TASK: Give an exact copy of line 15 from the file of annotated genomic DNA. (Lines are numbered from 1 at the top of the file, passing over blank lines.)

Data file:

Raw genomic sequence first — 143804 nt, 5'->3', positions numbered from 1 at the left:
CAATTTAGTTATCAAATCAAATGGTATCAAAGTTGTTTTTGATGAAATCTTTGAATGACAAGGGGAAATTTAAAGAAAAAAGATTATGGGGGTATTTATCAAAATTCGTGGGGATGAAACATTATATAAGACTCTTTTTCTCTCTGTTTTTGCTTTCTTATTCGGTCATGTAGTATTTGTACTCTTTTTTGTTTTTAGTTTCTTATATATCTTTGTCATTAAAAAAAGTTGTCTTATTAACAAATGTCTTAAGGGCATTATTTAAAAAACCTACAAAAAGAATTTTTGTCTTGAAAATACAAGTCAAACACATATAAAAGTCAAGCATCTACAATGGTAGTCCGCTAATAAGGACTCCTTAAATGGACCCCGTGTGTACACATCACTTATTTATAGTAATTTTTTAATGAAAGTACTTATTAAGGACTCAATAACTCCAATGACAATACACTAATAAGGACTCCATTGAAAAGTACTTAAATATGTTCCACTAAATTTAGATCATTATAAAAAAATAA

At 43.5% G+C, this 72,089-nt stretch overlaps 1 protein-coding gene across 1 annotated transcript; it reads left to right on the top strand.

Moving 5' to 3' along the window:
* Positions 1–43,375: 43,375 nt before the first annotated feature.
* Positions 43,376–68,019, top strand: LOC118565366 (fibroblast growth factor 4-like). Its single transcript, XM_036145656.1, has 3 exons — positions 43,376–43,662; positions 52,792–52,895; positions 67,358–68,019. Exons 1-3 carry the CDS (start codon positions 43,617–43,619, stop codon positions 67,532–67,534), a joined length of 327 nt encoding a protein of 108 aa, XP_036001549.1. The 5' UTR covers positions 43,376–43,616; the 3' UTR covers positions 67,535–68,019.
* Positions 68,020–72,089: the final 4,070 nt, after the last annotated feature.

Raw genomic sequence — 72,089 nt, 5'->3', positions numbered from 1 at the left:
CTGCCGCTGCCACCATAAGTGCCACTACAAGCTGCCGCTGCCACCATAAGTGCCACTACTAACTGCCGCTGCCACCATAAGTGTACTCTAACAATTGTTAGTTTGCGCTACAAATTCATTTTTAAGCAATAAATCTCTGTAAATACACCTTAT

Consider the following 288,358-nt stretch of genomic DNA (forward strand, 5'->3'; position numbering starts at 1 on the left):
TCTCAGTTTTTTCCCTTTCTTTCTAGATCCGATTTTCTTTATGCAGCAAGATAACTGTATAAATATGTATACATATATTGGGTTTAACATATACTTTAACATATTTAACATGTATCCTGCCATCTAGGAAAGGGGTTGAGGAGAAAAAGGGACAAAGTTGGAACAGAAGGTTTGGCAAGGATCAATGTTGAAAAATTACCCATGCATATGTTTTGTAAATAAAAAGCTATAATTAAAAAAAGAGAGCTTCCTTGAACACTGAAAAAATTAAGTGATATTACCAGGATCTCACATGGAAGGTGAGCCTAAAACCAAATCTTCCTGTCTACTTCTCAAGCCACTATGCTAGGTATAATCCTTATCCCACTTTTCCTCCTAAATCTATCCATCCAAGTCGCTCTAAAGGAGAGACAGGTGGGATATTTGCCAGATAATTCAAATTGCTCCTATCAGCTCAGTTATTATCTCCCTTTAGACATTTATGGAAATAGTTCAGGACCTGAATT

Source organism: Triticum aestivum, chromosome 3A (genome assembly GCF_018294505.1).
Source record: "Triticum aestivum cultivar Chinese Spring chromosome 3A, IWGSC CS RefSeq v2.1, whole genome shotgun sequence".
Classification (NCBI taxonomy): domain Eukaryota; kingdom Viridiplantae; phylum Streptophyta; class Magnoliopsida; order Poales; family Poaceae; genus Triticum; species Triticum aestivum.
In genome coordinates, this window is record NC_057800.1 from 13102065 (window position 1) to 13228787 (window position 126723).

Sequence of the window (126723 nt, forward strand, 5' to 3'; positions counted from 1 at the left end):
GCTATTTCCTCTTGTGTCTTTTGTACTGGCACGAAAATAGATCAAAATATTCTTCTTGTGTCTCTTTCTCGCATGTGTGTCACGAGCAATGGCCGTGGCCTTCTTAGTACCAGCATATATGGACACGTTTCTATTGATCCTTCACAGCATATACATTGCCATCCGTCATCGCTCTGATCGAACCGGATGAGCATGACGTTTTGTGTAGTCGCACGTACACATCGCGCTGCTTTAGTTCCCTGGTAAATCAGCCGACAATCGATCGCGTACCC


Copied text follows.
In genome coordinates, this window is record NC_057800.1 from 13102065 (window position 1) to 13228787 (window position 126723).